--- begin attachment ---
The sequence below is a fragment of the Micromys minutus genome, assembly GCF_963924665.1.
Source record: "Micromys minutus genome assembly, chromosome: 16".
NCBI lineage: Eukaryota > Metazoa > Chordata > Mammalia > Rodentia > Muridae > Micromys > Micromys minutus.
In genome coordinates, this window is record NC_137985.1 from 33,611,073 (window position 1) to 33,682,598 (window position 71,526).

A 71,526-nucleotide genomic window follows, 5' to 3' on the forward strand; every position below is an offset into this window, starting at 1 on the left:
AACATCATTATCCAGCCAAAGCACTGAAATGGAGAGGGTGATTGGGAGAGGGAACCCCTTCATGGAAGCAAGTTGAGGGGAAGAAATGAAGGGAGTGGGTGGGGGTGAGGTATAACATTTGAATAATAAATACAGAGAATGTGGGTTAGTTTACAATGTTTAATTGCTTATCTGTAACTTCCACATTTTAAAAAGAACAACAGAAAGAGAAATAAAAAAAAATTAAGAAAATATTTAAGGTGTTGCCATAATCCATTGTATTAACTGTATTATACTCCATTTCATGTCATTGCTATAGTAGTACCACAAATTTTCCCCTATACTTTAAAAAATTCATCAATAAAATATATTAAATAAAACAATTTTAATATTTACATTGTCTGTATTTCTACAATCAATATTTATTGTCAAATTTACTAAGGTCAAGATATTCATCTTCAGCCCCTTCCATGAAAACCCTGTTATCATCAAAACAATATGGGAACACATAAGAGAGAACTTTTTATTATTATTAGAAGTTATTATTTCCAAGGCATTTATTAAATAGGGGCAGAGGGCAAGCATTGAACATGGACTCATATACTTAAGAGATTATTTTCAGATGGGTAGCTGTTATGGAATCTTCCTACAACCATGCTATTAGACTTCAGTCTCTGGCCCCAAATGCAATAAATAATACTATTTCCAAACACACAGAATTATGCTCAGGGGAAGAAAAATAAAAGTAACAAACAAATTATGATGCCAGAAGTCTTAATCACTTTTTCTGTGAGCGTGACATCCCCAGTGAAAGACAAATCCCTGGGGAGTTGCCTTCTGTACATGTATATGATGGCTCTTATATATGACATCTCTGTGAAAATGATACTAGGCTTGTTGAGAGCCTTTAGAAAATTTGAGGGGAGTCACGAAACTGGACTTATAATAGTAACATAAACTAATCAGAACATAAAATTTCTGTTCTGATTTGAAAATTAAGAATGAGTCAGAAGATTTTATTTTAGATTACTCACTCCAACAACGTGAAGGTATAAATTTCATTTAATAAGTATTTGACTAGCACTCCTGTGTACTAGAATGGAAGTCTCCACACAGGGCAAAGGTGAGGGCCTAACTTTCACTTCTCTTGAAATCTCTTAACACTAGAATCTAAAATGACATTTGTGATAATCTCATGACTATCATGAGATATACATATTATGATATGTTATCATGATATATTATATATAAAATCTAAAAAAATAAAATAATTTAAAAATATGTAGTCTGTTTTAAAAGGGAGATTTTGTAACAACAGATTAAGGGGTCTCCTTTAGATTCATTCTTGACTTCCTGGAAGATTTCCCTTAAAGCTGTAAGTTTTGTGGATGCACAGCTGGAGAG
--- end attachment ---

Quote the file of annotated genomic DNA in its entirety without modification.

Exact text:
The sequence below is a fragment of the Micromys minutus genome, assembly GCF_963924665.1.
Source record: "Micromys minutus genome assembly, chromosome: 16".
NCBI lineage: Eukaryota > Metazoa > Chordata > Mammalia > Rodentia > Muridae > Micromys > Micromys minutus.
In genome coordinates, this window is record NC_137985.1 from 33,611,073 (window position 1) to 33,682,598 (window position 71,526).

A 71,526-nucleotide genomic window follows, 5' to 3' on the forward strand; every position below is an offset into this window, starting at 1 on the left:
AACATCATTATCCAGCCAAAGCACTGAAATGGAGAGGGTGATTGGGAGAGGGAACCCCTTCATGGAAGCAAGTTGAGGGGAAGAAATGAAGGGAGTGGGTGGGGGTGAGGTATAACATTTGAATAATAAATACAGAGAATGTGGGTTAGTTTACAATGTTTAATTGCTTATCTGTAACTTCCACATTTTAAAAAGAACAACAGAAAGAGAAATAAAAAAAAATTAAGAAAATATTTAAGGTGTTGCCATAATCCATTGTATTAACTGTATTATACTCCATTTCATGTCATTGCTATAGTAGTACCACAAATTTTCCCCTATACTTTAAAAAATTCATCAATAAAATATATTAAATAAAACAATTTTAATATTTACATTGTCTGTATTTCTACAATCAATATTTATTGTCAAATTTACTAAGGTCAAGATATTCATCTTCAGCCCCTTCCATGAAAACCCTGTTATCATCAAAACAATATGGGAACACATAAGAGAGAACTTTTTATTATTATTAGAAGTTATTATTTCCAAGGCATTTATTAAATAGGGGCAGAGGGCAAGCATTGAACATGGACTCATATACTTAAGAGATTATTTTCAGATGGGTAGCTGTTATGGAATCTTCCTACAACCATGCTATTAGACTTCAGTCTCTGGCCCCAAATGCAATAAATAATACTATTTCCAAACACACAGAATTATGCTCAGGGGAAGAAAAATAAAAGTAACAAACAAATTATGATGCCAGAAGTCTTAATCACTTTTTCTGTGAGCGTGACATCCCCAGTGAAAGACAAATCCCTGGGGAGTTGCCTTCTGTACATGTATATGATGGCTCTTATATATGACATCTCTGTGAAAATGATACTAGGCTTGTTGAGAGCCTTTAGAAAATTTGAGGGGAGTCACGAAACTGGACTTATAATAGTAACATAAACTAATCAGAACATAAAATTTCTGTTCTGATTTGAAAATTAAGAATGAGTCAGAAGATTTTATTTTAGATTACTCACTCCAACAACGTGAAGGTATAAATTTCATTTAATAAGTATTTGACTAGCACTCCTGTGTACTAGAATGGAAGTCTCCACACAGGGCAAAGGTGAGGGCCTAACTTTCACTTCTCTTGAAATCTCTTAACACTAGAATCTAAAATGACATTTGTGATAATCTCATGACTATCATGAGATATACATATTATGATATGTTATCATGATATATTATATATAAAATCTAAAAAAATAAAATAATTTAAAAATATGTAGTCTGTTTTAAAAGGGAGATTTTGTAACAACAGATTAAGGGGTCTCCTTTAGATTCATTCTTGACTTCCTGGAAGATTTCCCTTAAAGCTGTAAGTTTTGTGGATGCACAGCTGGAGAG